Influence of Insulin-like Growth Factor I on Nerve Regeneration Using Allografts: A Sciatic Nerve Model

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Abstract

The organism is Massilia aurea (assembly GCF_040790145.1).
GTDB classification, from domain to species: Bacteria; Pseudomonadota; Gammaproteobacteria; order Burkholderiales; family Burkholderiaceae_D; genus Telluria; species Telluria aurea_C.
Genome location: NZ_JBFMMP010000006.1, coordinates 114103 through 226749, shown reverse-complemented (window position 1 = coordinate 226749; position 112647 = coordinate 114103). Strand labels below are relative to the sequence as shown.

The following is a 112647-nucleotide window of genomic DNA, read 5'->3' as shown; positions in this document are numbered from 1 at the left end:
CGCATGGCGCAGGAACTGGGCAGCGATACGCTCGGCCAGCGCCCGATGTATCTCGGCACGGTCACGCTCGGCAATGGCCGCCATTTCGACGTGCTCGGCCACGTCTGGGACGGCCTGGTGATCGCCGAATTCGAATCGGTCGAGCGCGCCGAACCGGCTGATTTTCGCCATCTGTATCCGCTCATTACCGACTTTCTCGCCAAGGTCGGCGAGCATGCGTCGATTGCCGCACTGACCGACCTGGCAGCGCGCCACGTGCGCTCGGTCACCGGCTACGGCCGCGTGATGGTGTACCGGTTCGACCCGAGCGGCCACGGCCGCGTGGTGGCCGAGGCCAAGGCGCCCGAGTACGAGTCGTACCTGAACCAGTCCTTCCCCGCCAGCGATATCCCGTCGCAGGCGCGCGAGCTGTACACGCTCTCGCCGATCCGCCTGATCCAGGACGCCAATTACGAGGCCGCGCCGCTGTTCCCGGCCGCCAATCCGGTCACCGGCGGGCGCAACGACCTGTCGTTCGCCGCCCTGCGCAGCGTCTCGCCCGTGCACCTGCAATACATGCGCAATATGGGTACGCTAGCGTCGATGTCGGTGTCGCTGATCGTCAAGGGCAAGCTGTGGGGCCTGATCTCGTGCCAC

Effects of insulin-like growth factor I (IGF I) on peripheral nerve regeneration was studied using allografts in a rat sciatic nerve model. Thirty male white Wistar rats were divided into 3 experimental groups (n = 10) randomly: normal control group (NC), allograft group (ALLO), and IGF I–treated group (ALLO/IGF). In the NC group, the left sciatic nerve was exposed through a gluteal muscle incision and, after homeostasis, the muscle was sutured. In the ALLO group, the left sciatic nerve was exposed through a gluteal muscle incision and transected proximal to the tibioperoneal bifurcation where a 10-mm segment was excised. The same procedure was performed in the ALLO/IGF group. The harvested nerves of the rats of the ALLO group were served as allograft for the ALLO/IGF group and vice versa. The NC and ALLO groups received 10 μL of sterile phosphate buffered saline intraperitoneally once a day for 1 week, and the ALLO/IGF group received 10 μL of IGF I (100 ng/kg per day) intraperitoneally once a day for 1 week. Behavioral testing, sciatic nerve functional study and the gastrocnemius muscle mass showed earlier regeneration of axons in the ALLO/IGF group than in the ALLO group (P < 0.05). Administration of IGF I could accelerate functional recovery after nerve allografting in the sciatic nerve and may have clinical implications for the surgical management of patients after facial nerve transection.

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